ANOTHER VA OFFICIAL CONFIRMS PARANOID FEAR
Nonetheless, other VA officials clung to their story on this one without any stated data supporting the need for the unethical VA policy change:
But department officials tied the move to one factor: Potential risk to VA staffers. In addition to changing when a veteran can see part of his or her file online, they are also considering adding extra security to the clinics, such as requiring a code to unlock doors.
“Many of the C-and-P docs are females, and they seem to be the ones that seem to have the evening hours or are in these far-flung [clinics],” said Denny Devine, the VA’s project executive for disability and medical assessments. “Those are the ones on our weekly calls raising these concerns.”
But where is your data, Dr. Cross and Denny Devine? Are these VA employee fears justified? What studies have you run to compare these two groups? Will the policy reduce any risk at all? Have you done any assessment?
When you read the piece in the National Journal, the clear answer is, “No, and we do not care.” They do not care because their Animal Farm pigs are more important that veterans.
This begs a few questions. Are veterans more likely to be criminally dangerous than civilians? How about criminals who are innocent before proven guilty? Why does military service give a person less rights than those of a criminal?
Further, in this environment of criminal records falsification and wait list scandals, is it really a great time to create more barriers for veterans to review their medical records? Can we trust that VA employees will not tamper with records?
In response to this problem, I wrote Secretary Robert McDonald an email expressing my disappointment with this increased obfuscation and insulting treatment of veterans.
You should email him to and tell him I said “Hi”: Robert.A.McDon[email protected]. Provide him with some of the answers to my questions above and send me a copy!
LETTER TO SECRETARY ROBERT MCDONALD
Dear Secretary Robert McDonald,
This is why your VA is broken.
VA executives are making decisions based on hyperbole, hypotheticals, and at best an anecdote or two while ignoring its long history of working with veterans and a veteran’s right to property in the form of their medical records. This decision must be ethical and justified with data. VA has lots of data. Why is VA not using its data to justify this decision to the public????? Why are you, Secretary McDonald, allowing this kind of unethical behavior?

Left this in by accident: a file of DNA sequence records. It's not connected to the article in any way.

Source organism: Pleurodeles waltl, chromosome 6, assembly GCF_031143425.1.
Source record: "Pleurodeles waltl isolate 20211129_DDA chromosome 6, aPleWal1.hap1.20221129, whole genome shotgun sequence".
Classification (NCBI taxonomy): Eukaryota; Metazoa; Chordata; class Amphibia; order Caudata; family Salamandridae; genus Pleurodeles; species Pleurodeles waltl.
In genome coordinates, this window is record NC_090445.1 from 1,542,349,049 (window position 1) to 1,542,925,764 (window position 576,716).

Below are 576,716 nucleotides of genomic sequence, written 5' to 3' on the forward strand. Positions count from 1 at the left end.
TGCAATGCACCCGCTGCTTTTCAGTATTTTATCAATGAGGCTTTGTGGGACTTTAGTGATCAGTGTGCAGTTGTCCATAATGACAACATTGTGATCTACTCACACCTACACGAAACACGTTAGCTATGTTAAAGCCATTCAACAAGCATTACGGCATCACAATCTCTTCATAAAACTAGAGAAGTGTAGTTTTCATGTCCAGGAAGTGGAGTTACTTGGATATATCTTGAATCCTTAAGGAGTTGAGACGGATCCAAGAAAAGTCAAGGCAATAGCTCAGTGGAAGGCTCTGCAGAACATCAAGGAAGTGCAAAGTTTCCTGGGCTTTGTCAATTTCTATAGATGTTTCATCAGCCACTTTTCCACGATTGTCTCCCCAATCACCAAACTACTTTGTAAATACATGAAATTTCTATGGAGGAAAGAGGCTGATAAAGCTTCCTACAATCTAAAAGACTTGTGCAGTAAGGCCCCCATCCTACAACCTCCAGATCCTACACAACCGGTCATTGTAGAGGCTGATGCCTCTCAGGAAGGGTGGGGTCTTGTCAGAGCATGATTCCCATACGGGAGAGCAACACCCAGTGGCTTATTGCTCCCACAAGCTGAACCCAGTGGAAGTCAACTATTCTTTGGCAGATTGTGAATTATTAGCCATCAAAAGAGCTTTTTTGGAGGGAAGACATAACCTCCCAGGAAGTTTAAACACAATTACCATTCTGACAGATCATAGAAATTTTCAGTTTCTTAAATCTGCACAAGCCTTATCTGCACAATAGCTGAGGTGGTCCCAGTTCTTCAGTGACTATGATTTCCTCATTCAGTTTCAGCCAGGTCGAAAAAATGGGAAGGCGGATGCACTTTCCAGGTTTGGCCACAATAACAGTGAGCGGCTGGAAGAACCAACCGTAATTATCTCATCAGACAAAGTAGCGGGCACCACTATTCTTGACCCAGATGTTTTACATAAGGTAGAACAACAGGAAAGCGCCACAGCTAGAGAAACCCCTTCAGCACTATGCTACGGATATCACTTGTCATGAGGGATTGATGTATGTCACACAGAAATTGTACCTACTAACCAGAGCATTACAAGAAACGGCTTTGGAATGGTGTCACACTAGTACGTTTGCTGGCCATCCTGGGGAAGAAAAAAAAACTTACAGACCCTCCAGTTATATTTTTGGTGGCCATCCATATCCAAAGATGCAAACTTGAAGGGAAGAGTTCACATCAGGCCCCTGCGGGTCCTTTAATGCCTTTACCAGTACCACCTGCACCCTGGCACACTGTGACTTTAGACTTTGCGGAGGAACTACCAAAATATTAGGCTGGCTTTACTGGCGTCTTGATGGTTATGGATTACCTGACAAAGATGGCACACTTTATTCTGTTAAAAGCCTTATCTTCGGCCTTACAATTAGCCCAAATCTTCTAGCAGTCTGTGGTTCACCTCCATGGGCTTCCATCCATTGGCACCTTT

My assumption is that this fear and panic is based on research of the Patient Flag System that originated at the Portland VA in the 80’s. However, this kind of profiling (secret Disruptive Behavior Committees – Category 1 Veterans) is unconstitutional, unethical, not justified and only increases fear and panic within VA employees across the country through unneeded training to profile veterans while not training them to understand veterans in a healthy and holistic manner.
What other hospital systems in the country do this the way VA does?
The medical records created are the property of the veteran. I have seen no justification beyond hyperbole as to why VA needs to change this policy now regarding access to patient records. Were there actual instances of a veteran doing this or are VA staffers so disconnected and fearful of the population they have served for 100 years that now suddenly this extreme disconnect has created greater fear and panic than ever before?
C&P exams are medical reports used by both VBA and VHA. VHA uses them to treat, and if there are errors — which we all know exist — VA will be liable for medical malpractice. Further, by allowing a veteran access to her property, it gives her a chance to get a second opinion or to address errors before her claim is processed incorrectly. This policy will only increase instances of due process violations and medical malpractice. So I am confused as to what the justification is beyond the outrageous hypotheticals posted by Dr. Gerald Cross?
If nothing else, this is a sign VA does not know its veterans anymore. What a shame.
I would appreciate a response, Secretary McDonald.
Benjamin Krause, Esq.